For example, a manager of a restaurant knows the closing policy that no one is allowed back into the restaurant after the doors close. But a young man bangs on the door to be let back in, claiming he left his wallet in the restaurant. The manager—not wanting to upset the man—opens the locked doors. The man comes in and begins firing, killing one of the hostesses.

While the manager may not have known that the crime was going to take place, he had a duty to follow the guidelines created to keep the employees safe. He broke this duty when he allowed the young man to come back into the restaurant after closing time. The young man started shooting, leading to the wrongful death of one of the employees. The manager could be held liable for the wrongful death and the damages to the restaurant as he failed to follow proper safety procedures.

The Statistics Behind Workplace Violence

A safety helmet in front of an oilfield

According to the Bureau of Labor Statistics, there were 5,333 fatal workplace injuries in the United States in 2019. Out of those injuries, 841 were the direct result of violence from an employee. Acts of violence in the workplace are the third leading cause of fatal workplace injuries in the nation.

By law, employers in the state of Texas have to take precautions to protect their employees from crimes committed by fellow employees and the management staff as well as crimes committed by customers. While management and employers do not control the actions of their employees or customers, there are steps they can take to ensure that their employees have a safer and healthier work environment and know how to respond in an emergency. The following should be in place:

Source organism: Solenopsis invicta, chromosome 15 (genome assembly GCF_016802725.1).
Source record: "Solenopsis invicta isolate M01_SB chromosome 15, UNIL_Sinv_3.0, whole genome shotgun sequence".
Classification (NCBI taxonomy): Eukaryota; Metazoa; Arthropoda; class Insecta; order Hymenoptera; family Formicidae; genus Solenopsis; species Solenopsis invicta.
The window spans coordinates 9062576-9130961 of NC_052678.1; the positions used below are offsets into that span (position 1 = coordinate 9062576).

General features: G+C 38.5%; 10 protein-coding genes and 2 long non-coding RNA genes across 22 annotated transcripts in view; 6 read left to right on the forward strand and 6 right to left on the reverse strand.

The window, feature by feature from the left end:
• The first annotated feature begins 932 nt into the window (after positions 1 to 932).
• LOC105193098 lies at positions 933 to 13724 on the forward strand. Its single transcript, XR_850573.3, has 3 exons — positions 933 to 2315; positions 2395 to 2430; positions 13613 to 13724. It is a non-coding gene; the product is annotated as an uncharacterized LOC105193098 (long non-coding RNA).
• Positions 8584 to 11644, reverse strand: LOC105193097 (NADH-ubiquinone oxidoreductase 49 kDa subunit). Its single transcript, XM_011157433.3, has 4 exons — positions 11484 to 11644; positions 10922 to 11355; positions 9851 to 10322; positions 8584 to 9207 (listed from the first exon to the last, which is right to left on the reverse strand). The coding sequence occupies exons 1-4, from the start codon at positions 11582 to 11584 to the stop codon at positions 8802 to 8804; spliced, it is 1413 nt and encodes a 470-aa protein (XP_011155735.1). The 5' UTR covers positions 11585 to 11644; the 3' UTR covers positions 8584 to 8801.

1. A Workplace Violence Policy Statement: This statement needs to make it clear that violence in the workplace will not be tolerated. Any breach of this policy will result in immediate termination of employment, regardless of the circumstances.
  2. Threat Assessment Team: This team, made up of a representative from all areas or levels of the organization, evaluates the workplace’s weaknesses and agrees upon ways to implement preventative actions.
  3. Threat Assessments: This process determines how likely or severe a potential threat is and how probable it is of becoming a reality. It involves: 
    1. Meeting regularly to discuss tensions and provide solutions to help employees feel safe.